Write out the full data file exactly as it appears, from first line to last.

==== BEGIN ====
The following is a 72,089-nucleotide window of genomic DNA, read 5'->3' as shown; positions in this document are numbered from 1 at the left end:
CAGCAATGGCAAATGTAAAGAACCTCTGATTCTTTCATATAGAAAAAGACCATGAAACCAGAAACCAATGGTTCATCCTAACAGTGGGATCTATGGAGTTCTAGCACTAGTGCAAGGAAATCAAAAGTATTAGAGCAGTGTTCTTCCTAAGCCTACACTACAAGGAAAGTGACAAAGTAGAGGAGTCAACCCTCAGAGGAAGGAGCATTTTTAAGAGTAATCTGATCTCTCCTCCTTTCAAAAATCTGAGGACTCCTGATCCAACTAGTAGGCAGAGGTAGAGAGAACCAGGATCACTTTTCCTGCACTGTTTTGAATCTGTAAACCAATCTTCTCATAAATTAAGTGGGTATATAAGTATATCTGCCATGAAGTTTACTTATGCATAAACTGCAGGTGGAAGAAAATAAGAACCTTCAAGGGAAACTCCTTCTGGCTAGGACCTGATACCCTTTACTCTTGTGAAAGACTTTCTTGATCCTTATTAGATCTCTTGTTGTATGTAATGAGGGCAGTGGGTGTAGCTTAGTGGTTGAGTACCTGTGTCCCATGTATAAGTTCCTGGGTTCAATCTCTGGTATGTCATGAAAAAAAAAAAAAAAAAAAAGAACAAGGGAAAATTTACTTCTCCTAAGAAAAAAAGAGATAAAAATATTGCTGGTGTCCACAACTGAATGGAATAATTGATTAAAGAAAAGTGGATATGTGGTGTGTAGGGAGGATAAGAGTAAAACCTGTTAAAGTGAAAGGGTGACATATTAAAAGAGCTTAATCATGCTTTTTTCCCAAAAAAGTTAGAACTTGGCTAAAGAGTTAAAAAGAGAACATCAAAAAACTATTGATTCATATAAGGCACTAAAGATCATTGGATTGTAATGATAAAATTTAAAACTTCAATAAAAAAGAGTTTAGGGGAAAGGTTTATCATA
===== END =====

The following is a 72,089-nucleotide window of genomic DNA, read 5'->3' as shown; positions in this document are numbered from 1 at the left end:
CAGCAATGGCAAATGTAAAGAACCTCTGATTCTTTCATATAGAAAAAGACCATGAAACCAGAAACCAATGGTTCATCCTAACAGTGGGATCTATGGAGTTCTAGCACTAGTGCAAGGAAATCAAAAGTATTAGAGCAGTGTTCTTCCTAAGCCTACACTACAAGGAAAGTGACAAAGTAGAGGAGTCAACCCTCAGAGGAAGGAGCATTTTTAAGAGTAATCTGATCTCTCCTCCTTTCAAAAATCTGAGGACTCCTGATCCAACTAGTAGGCAGAGGTAGAGAGAACCAGGATCACTTTTCCTGCACTGTTTTGAATCTGTAAACCAATCTTCTCATAAATTAAGTGGGTATATAAGTATATCTGCCATGAAGTTTACTTATGCATAAACTGCAGGTGGAAGAAAATAAGAACCTTCAAGGGAAACTCCTTCTGGCTAGGACCTGATACCCTTTACTCTTGTGAAAGACTTTCTTGATCCTTATTAGATCTCTTGTTGTATGTAATGAGGGCAGTGGGTGTAGCTTAGTGGTTGAGTACCTGTGTCCCATGTATAAGTTCCTGGGTTCAATCTCTGGTATGTCATGAAAAAAAAAAAAAAAAAAAAGAACAAGGGAAAATTTACTTCTCCTAAGAAAAAAAGAGATAAAAATATTGCTGGTGTCCACAACTGAATGGAATAATTGATTAAAGAAAAGTGGATATGTGGTGTGTAGGGAGGATAAGAGTAAAACCTGTTAAAGTGAAAGGGTGACATATTAAAAGAGCTTAATCATGCTTTTTTCCCAAAAAAGTTAGAACTTGGCTAAAGAGTTAAAAAGAGAACATCAAAAAACTATTGATTCATATAAGGCACTAAAGATCATTGGATTGTAATGATAAAATTTAAAACTTCAATAAAAAAGAGTTTAGGGGAAAGGTTTATCATA